A Timely Blessing

A week ago I spoke with a local piano teacher about getting help with playing the opening chords for So What. He agreed to send me either a video or simple diagrams on how to play it on my keyboard, and I would pay him. For our mutual convenience, we wouldn't meet in person. He said he was excited with this work arrangement and would get back to me soon.

After a week of no communication whatsoever, I text messaged him this morning for an update. Several hours later, here's the reply I got:

I'm sorry I haven't gotten to it, and I'm also sorry to say that the online video thing would be quite the learning curve for me. I know I sounded positive about it, but I now realize what it will take from me and that is not how I teach piano. If you would like regular piano lessons we can set that up, but I am unable to put together customized tutorials.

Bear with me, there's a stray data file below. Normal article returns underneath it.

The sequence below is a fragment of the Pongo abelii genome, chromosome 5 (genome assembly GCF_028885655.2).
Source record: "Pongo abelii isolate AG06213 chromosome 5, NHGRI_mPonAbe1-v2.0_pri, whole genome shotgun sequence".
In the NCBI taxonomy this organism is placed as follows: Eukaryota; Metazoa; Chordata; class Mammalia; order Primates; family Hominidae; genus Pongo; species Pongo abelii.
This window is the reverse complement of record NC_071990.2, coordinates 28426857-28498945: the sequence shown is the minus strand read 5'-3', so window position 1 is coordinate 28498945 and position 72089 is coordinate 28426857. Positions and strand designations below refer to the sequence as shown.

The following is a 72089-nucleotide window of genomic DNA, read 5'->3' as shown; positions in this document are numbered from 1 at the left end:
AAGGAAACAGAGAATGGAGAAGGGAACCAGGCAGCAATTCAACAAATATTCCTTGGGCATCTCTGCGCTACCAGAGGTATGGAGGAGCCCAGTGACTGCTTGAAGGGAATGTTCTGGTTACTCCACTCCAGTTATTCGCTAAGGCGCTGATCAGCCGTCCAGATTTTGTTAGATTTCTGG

This is obviously disappointing for me, and I'm beginning to question myself. Is my request reasonable or completely outlandish? But I also marvel at how unresponsive and inflexible some traditional piano teachers are despite the challenges their profession faces in this age of free, instant information.

However, with the help of a timely blessing I made a breakthrough tonight...

Simon Glenister's Udemy course Piano beginners: Unlock the power of chords in just an hour went on sale today, so I grabbed it. What a godsend! I learned more about piano chords in that single hour than the previous three weeks of watching YouTube videos and reading ebooks.

I still need to practice these chord formulas regularly to solidify it in my mind and build muscle memory, but I think I've passed to the other side of understanding and will be able to decipher the chords for So What without help.


Want updates on this and other projects I'm working on? Kindly subscribe to my newsletter.